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A scene from the Marathi-language Aayna Ka Bayna - The Dance Film, directed by Samit Kakkad. Courtesy Akshara film division
A scene from the Marathi-language Aayna Ka Bayna - The Dance Film, directed by Samit Kakkad. Courtesy Akshara film division

B-boys to pop to Mumbai beats in Aayna Ka Bayna

India’s first hip-hop film reflects a growing interest in the dance style.

Old, abandoned industrial zones, dockyards and dhobi ghats (washermen’s colonies) are typical tropes of Mumbai as a city on the cinema screen. But then there are nine boys, locking, popping, B-boying and break-dancing to a Marathi song with shipping containers as their stage. That has never happened before.

The Indian film industry is no stranger to dancing. If anything, Bollywood has come to be known as the world’s “song-and-dance” film industry.

Headspins, handglides, windmills or backspins, however, have never existed on Indian cinema’s menu of dance moves.

But Samit Kakkad’s new Marathi-language film, Aayna Ka Bayna – The Dance Film, will soon introduce these and more through the story of the struggles and triumphs of nine young boys who are sent to a correctional facility in Mumbai. In Kakkad’s words, the movie is “all about winning”.

In a way, the struggle represents that of Rohan Rokade, 33, a dancer, choreographer and serial reality-show winner, who rose from a middle-class Indian family that had negative views about a career in the arts.

Rokade, who also has a hip-hop dance school in Mumbai, has choreographed all seven songs in the film. Slickly shot, stylistic and sharp, the songs represent both the spirit of the city and the vigour of the dance style.

Rokade says he has been dancing ever since he “found his feet”. His parents, however, wanted him to follow a more dependable career in hotel management.

“Even though I did a two-year course in hotel management and catering, my feet refused to stay on the ground,” says Rokade, laughing. He eventually made his way to Los Angeles in 2004 on a stage-show tour, where he found expression in hip-hop dance.

“I was instantly intrigued. While I was there, I did a basic course, a workshop and bought DVDs on street dancing. When I came back, I put my heart and soul into it and, with my two super-enthusiastic nephews at home, I got an act together. Since then it has only gotten bigger,” Rokade says.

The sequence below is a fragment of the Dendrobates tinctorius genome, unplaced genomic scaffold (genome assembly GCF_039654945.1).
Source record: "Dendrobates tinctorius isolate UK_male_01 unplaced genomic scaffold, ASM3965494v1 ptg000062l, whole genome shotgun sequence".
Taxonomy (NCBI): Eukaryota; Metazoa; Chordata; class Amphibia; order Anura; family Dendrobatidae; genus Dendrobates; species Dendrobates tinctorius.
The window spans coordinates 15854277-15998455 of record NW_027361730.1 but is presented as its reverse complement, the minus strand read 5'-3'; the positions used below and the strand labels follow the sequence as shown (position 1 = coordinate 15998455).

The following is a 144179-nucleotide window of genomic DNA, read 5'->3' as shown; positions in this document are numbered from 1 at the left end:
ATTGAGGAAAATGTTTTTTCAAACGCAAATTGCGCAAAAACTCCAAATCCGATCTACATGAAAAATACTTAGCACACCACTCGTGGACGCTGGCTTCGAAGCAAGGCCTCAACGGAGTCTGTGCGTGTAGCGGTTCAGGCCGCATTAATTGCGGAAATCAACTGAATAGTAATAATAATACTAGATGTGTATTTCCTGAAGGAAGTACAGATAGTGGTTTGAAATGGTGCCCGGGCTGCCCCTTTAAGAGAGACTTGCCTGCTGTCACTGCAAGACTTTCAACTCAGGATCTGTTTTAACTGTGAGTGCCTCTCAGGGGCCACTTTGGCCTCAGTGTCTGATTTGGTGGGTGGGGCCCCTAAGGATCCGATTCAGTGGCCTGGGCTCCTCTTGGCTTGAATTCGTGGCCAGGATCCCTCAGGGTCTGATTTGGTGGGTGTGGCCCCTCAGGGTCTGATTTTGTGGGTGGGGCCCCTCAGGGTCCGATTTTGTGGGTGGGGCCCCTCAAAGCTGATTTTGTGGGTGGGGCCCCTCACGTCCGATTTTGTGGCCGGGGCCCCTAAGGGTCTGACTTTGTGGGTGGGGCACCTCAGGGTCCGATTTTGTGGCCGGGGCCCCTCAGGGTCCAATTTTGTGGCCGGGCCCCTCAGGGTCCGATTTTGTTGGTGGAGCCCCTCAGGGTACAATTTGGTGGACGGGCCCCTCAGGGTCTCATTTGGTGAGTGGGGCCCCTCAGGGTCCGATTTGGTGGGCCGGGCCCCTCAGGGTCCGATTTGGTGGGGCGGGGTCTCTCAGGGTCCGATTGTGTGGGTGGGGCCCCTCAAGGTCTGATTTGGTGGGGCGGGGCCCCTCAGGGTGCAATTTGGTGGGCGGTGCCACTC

In 2007, Rokade and his group won the popular dance reality show Boogie Woogie, and went on to win it four more times. Rokade had managed to put hip-hop on centre stage.

Kakkad says he got a huge response for the audition – 400 people showed up, a sign of the spread of hip-hop across Mumbai. Incidentally, one of Rokade’s nephews and four students from his dance school were signed for the movie.

Kakkad believes the growing popularity of hip-hop can be attributed to reality shows and pervasive media.

“People watch videos on YouTube, they know about it,” explains Kakkad.

“Not everybody wants to dance in the Bollywood style. They want a different identity. And street dancing does have a sense of irreverence. There is aggression in this form. If you look at India right now, there is a lot of anger. People get angry about the smallest of things but this is a better way to express it – I think it’s better to battle-dance than set a bus on fire. There is a message and there is fun in it. There is action, too, but in the form of dance.”

Nalasopara, a small Mumbai suburb, has become a breeding ground for hip-hop dance schools, including Rokade’s. Like any other popular fad, his establishment has spawned more than a dozen copycat schools in the hope that the fairy dust of his talent and magical success will rub off on them, too.

Teaching dancers how to act in front of a camera, however, is an entirely different matter.

Before starting the shoot, Kakkad made sure the boys attended a 20-day acting workshop. The only hitch, which Kakkad finds funny in retrospect, involved the long hair all the nine teenagers sported.

“They all had long hair hanging below the shoulders. I told them that they needed to get haircuts and they were appalled and said if their hair was chopped off it would rob them of all their style. But, eventually, they came around – one of the kids even shaved his head,” he says.

Rokade, in spite of his success that has led him to pursue other choreography projects, feels that his preferred style of dancing is not taken seriously enough in India. “Some think B-boying is not dancing,” he says. “But even the ‘stunts’, as some call it, are done on a beat. Where there is rhythm, there is dance.”

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